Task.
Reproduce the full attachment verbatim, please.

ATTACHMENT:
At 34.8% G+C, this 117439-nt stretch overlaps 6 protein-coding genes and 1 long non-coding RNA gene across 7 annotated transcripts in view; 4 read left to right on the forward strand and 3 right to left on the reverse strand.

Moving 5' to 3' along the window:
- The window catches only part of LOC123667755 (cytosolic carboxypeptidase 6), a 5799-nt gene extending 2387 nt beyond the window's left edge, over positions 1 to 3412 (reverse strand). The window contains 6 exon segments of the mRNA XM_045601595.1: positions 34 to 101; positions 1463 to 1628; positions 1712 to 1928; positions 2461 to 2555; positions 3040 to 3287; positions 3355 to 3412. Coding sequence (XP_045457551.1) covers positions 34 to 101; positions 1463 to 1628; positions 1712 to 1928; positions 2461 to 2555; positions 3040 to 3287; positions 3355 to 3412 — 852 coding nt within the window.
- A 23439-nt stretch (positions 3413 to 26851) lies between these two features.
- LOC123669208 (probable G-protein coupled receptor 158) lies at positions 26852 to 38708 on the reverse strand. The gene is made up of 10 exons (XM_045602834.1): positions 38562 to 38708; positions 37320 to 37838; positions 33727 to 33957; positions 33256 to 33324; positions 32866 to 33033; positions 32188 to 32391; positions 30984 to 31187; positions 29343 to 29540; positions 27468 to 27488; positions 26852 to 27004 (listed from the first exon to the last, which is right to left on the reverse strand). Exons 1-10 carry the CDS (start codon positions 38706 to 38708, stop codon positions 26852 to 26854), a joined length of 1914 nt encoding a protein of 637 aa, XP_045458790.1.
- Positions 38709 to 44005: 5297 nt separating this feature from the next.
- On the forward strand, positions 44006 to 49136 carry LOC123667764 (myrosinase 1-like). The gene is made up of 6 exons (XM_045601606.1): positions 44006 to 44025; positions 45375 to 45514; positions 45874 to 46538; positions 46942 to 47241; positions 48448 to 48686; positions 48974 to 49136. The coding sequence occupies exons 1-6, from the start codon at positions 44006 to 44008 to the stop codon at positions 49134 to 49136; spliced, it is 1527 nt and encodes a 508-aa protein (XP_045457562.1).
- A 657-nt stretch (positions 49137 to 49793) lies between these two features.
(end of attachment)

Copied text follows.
At 34.8% G+C, this 117439-nt stretch overlaps 6 protein-coding genes and 1 long non-coding RNA gene across 7 annotated transcripts in view; 4 read left to right on the forward strand and 3 right to left on the reverse strand.

Moving 5' to 3' along the window:
- The window catches only part of LOC123667755 (cytosolic carboxypeptidase 6), a 5799-nt gene extending 2387 nt beyond the window's left edge, over positions 1 to 3412 (reverse strand). The window contains 6 exon segments of the mRNA XM_045601595.1: positions 34 to 101; positions 1463 to 1628; positions 1712 to 1928; positions 2461 to 2555; positions 3040 to 3287; positions 3355 to 3412. Coding sequence (XP_045457551.1) covers positions 34 to 101; positions 1463 to 1628; positions 1712 to 1928; positions 2461 to 2555; positions 3040 to 3287; positions 3355 to 3412 — 852 coding nt within the window.
- A 23439-nt stretch (positions 3413 to 26851) lies between these two features.
- LOC123669208 (probable G-protein coupled receptor 158) lies at positions 26852 to 38708 on the reverse strand. The gene is made up of 10 exons (XM_045602834.1): positions 38562 to 38708; positions 37320 to 37838; positions 33727 to 33957; positions 33256 to 33324; positions 32866 to 33033; positions 32188 to 32391; positions 30984 to 31187; positions 29343 to 29540; positions 27468 to 27488; positions 26852 to 27004 (listed from the first exon to the last, which is right to left on the reverse strand). Exons 1-10 carry the CDS (start codon positions 38706 to 38708, stop codon positions 26852 to 26854), a joined length of 1914 nt encoding a protein of 637 aa, XP_045458790.1.
- Positions 38709 to 44005: 5297 nt separating this feature from the next.
- On the forward strand, positions 44006 to 49136 carry LOC123667764 (myrosinase 1-like). The gene is made up of 6 exons (XM_045601606.1): positions 44006 to 44025; positions 45375 to 45514; positions 45874 to 46538; positions 46942 to 47241; positions 48448 to 48686; positions 48974 to 49136. The coding sequence occupies exons 1-6, from the start codon at positions 44006 to 44008 to the stop codon at positions 49134 to 49136; spliced, it is 1527 nt and encodes a 508-aa protein (XP_045457562.1).
- A 657-nt stretch (positions 49137 to 49793) lies between these two features.